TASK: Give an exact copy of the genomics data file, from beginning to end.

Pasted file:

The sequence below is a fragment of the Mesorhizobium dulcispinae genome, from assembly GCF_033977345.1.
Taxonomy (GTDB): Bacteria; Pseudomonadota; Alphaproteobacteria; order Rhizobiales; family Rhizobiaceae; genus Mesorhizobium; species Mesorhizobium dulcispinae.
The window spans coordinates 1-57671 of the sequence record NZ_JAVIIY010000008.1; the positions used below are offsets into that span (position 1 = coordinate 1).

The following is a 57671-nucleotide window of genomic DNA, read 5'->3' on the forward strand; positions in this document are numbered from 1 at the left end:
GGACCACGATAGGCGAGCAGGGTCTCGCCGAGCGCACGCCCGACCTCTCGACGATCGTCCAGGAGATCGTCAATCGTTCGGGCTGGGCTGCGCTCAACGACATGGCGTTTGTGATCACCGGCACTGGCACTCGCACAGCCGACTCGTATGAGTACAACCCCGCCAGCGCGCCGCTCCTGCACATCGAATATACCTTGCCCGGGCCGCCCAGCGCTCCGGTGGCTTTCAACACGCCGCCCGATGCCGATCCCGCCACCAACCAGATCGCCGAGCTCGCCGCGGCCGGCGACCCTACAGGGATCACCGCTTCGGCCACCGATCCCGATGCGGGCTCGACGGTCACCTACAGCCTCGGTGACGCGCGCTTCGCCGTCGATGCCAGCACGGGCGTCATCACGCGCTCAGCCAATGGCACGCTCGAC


The sequence below is a fragment of the Mesorhizobium dulcispinae genome, from assembly GCF_033977345.1.
Taxonomy (GTDB): Bacteria; Pseudomonadota; Alphaproteobacteria; order Rhizobiales; family Rhizobiaceae; genus Mesorhizobium; species Mesorhizobium dulcispinae.
The window spans coordinates 1-57671 of the sequence record NZ_JAVIIY010000008.1; the positions used below are offsets into that span (position 1 = coordinate 1).

The following is a 57671-nucleotide window of genomic DNA, read 5'->3' on the forward strand; positions in this document are numbered from 1 at the left end:
GGACCACGATAGGCGAGCAGGGTCTCGCCGAGCGCACGCCCGACCTCTCGACGATCGTCCAGGAGATCGTCAATCGTTCGGGCTGGGCTGCGCTCAACGACATGGCGTTTGTGATCACCGGCACTGGCACTCGCACAGCCGACTCGTATGAGTACAACCCCGCCAGCGCGCCGCTCCTGCACATCGAATATACCTTGCCCGGGCCGCCCAGCGCTCCGGTGGCTTTCAACACGCCGCCCGATGCCGATCCCGCCACCAACCAGATCGCCGAGCTCGCCGCGGCCGGCGACCCTACAGGGATCACCGCTTCGGCCACCGATCCCGATGCGGGCTCGACGGTCACCTACAGCCTCGGTGACGCGCGCTTCGCCGTCGATGCCAGCACGGGCGTCATCACGCGCTCAGCCAATGGCACGCTCGAC